In terms of fostering pupils’ writing practice, building on Key Stage Two literacy experience, English teachers are advised to specify purpose above all, as defined in ‘triplets’: ‘imagine, explore and entertain’, ‘inform, explain and describe’, persuade, argue and advise’, and ‘analyse, review and comment’. The rest of the Framework document is really an exposition of how to implement this structure in some detail. Much of what is written emphasises good practice in English teaching – but there are some elements which for better or for worse have given, at least for some English departments, pause for thought. Among these could be included the emphasis on objectives-led planning, on teaching that is ‘direct and explicit’ and ‘distinguished by a fast pace and strong focus’ (ibid: 16), and on the four-part lesson.

You will find that opinions of the Strategy among English teachers vary considerably – some supportive, others very hostile to the literacy strategy. This is also reflected in the research literature which we will be examining during the year. Here we just present some background so that you can start to think about some of the issues.

Some extracts from the Framework (www.standards.dfes.gov.uk/keystage3/strands/english):

‘The notion of literacy embedded in the objectives is much more than simply the acquisition of ‘basic skills’ which is sometimes implied by the word: it encompasses the ability to recognise, understand and manipulate the conventions of language, and develop pupils’ ability to use language imaginatively and flexibly. The Framework also encompasses speaking and listening to support English teachers in planning to meet the full demands of the National Curriculum, and to tie in the development of oral skills with parallel demands in written text’.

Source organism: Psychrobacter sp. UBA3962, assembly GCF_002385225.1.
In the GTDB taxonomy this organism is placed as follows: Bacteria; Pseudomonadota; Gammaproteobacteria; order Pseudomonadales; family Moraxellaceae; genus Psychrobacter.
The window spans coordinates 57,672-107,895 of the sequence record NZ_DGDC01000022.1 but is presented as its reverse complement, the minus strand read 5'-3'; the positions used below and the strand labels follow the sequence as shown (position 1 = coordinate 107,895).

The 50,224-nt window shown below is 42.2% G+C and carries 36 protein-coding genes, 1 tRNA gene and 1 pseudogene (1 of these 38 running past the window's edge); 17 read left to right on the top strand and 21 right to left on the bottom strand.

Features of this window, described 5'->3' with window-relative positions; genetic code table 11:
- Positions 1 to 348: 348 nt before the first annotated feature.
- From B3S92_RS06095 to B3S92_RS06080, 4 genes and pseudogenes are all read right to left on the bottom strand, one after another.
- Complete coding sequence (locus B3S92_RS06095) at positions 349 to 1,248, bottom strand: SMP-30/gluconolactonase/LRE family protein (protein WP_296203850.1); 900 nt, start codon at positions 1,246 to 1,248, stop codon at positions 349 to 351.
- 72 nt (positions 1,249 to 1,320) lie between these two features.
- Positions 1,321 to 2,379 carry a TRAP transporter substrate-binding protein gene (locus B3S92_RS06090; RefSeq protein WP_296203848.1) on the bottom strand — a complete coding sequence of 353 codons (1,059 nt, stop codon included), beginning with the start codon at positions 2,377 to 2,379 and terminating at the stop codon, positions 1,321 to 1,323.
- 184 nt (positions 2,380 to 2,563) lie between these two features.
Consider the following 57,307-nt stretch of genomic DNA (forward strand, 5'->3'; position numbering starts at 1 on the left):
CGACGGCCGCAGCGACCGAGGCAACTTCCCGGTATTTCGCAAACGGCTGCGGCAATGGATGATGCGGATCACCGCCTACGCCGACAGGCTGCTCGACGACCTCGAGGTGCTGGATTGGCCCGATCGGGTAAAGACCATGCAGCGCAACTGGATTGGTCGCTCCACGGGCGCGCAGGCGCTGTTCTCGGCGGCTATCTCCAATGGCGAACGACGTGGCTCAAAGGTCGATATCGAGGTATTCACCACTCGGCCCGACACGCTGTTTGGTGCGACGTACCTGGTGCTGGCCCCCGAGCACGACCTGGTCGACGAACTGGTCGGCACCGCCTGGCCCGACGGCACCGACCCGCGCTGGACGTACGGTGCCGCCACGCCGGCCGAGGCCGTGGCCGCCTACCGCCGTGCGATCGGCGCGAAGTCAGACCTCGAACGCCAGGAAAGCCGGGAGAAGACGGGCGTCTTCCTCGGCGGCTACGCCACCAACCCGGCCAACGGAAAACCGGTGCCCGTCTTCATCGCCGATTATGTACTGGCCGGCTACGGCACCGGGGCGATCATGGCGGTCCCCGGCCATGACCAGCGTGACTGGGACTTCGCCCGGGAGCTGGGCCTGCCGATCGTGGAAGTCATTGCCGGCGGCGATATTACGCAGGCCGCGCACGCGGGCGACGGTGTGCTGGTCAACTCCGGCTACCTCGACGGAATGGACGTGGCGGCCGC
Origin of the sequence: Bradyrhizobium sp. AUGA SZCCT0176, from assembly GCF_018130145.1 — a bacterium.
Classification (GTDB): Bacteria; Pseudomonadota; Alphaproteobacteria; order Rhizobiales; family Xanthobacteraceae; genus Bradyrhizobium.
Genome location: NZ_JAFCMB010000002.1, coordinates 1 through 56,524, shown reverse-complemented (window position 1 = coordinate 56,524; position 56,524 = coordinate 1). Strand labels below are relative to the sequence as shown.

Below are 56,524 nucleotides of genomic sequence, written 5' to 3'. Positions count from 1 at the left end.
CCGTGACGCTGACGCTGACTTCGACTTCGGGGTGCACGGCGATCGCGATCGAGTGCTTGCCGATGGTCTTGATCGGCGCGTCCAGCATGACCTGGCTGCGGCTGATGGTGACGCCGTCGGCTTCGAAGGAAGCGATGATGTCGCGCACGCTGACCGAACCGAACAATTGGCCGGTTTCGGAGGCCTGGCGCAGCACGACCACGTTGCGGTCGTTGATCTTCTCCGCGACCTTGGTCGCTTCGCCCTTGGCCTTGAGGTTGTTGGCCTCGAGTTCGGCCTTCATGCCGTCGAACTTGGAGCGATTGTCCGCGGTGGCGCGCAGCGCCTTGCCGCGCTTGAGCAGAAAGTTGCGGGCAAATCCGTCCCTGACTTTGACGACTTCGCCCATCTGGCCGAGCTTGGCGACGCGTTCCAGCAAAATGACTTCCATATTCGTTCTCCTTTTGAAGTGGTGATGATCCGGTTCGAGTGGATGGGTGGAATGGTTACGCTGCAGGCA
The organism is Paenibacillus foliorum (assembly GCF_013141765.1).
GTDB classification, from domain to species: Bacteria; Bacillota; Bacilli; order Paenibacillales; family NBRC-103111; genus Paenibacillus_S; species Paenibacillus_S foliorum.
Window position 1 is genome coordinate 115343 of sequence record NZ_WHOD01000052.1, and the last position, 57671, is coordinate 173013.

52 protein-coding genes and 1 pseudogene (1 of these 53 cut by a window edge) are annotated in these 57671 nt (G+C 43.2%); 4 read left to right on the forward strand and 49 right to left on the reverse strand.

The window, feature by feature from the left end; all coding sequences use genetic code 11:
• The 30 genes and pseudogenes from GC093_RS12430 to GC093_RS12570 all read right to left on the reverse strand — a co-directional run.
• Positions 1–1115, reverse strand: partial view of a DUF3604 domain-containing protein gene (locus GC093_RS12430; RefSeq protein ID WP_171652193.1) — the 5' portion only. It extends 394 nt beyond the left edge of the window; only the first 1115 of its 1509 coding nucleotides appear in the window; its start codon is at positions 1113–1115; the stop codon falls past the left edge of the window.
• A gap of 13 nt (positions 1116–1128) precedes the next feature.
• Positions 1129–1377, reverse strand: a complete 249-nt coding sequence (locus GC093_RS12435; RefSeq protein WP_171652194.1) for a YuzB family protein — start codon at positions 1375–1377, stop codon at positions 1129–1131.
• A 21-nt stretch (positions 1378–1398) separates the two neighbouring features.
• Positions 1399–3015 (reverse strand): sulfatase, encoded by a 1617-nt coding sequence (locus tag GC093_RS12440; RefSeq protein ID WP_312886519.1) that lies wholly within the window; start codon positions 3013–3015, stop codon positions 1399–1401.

‘The Framework extends the Word, Sentence and Text level organisation of the primary Framework. The purpose of the Word and Sentence level objectives is to secure proper attention to the skills of spelling, vocabulary, sentence construction, grammar and style, which underpin excellence in Text level work. There are however links to be made between objectives in each column. ‘

‘Reading and writing objectives have been laid alongside each other in the Text level column to reflect the growing demands of this section of the curriculum, but this does not diminish the importance of the Word and Sentence level. A further column contains objectives for speaking and listening. These objectives build on the specific expectations for primary pupils in the Qualification and Curriculum Authority (QCA) document ‘Teaching Speaking and Listening at Key Stages 1 and 2’.’

Literacy lessons, and English lessons generally insofar as they have been influenced by the Strategy’s pedagogy, may be different from the English teaching you received at school. A useful starting point for thinking about the literacy strategy is to reflect on you own experience as a learner. How did you learn to write? What were the strengths/weaknesses of your own experiences in English lessons? Which aspects of literacy may be shared with other curricular subjects? Is a distinction between literacy and English in any way helpful?